South Atlantic Gyre

From Wikipedia, the free encyclopedia
Jump to: navigation, search
The South Atlantic Gyre on 1943 map.

The South Atlantic Gyre is the subtropical gyre in the south Atlantic Ocean. In the southern portion of the gyre, northwesterly (or southeastward-flowing) winds drive eastward-flowing currents that are difficult to distinguish from the northern boundary of the Antarctic Circumpolar Current.[1] Like other oceanic gyres, it collects vast amounts of floating debris.[2]

Southern boundary[edit]

South of this gyre is the Antarctic Circumpolar Current. This current flows from West to East around Antarctica. Another name for this current is the West Wind Drift. This current allows Antarctica to maintain its huge ice sheet by keeping warm ocean waters away. At approximately 125 Sv, this current is the largest ocean current.[3]

Western boundary[edit]

Main article: Brazil Current
A tristan thrush on Inaccessible Island, strewn with oceanic trash.

The Brazil Current is the western boundary current of the gyre. It flows south along the Brazilian coast to the Rio de la Plata. The current is considerably weaker than its North Atlantic counterpart, the Gulf Stream.[4]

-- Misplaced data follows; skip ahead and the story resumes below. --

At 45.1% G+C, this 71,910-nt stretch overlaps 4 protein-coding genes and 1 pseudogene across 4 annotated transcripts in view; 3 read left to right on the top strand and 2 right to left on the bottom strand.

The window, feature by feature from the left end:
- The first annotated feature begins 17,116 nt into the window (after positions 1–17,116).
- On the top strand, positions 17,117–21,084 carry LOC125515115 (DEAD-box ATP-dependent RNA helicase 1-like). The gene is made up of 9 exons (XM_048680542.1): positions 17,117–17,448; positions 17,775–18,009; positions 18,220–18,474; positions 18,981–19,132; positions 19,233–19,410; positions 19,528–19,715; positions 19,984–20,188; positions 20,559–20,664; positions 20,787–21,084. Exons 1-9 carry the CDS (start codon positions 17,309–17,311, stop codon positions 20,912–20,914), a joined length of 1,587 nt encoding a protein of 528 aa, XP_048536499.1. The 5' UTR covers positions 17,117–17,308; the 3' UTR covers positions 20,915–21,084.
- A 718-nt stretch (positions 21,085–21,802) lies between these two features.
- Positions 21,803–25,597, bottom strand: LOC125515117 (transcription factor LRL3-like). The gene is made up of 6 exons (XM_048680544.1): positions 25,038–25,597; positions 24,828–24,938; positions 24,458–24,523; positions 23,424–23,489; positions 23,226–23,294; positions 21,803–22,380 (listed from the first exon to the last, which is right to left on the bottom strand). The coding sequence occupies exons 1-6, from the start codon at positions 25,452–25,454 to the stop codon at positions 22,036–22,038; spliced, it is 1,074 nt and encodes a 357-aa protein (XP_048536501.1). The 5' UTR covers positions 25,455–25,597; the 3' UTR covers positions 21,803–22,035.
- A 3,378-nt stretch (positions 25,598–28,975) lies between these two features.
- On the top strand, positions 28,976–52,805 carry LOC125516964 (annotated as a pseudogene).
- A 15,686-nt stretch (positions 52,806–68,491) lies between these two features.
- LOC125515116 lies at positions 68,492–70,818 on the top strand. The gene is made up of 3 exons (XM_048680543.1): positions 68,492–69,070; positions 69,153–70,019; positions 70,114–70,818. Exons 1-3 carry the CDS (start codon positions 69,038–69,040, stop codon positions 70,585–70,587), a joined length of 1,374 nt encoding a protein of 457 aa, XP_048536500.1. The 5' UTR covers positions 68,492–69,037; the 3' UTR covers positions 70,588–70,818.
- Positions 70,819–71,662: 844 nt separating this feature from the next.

See also[edit]

References[edit]

  1. ^ Guhin, S.; Ray, P.; Mariano, A. J.; Ryan, E. H. (2003). "The South Atlantic Current". Ocean Surface Currents. Retrieved October 2009. 
  2. ^ "National Geographic Endeavour: At Sea, South Atlantic Gyre (March 18, 2004)". Daily Expedition Report. Lindblad Expeditions - National Geographic. Retrieved April 2014. 
  3. ^ Smith, R.; Desflots, M.; White, S.; Mariano, A. J.; Ryan, E. H. (2013). "The Antarctic Circumpolar Current". Ocean Surface Currents. Retrieved October 2009. 
  4. ^ Bischof, B.; Rowe, E.; Mariano, A. J.; Ryan, E. H. (2004). "The Brazil Current". Ocean Surface Currents. Retrieved October 2009. 

External links[edit]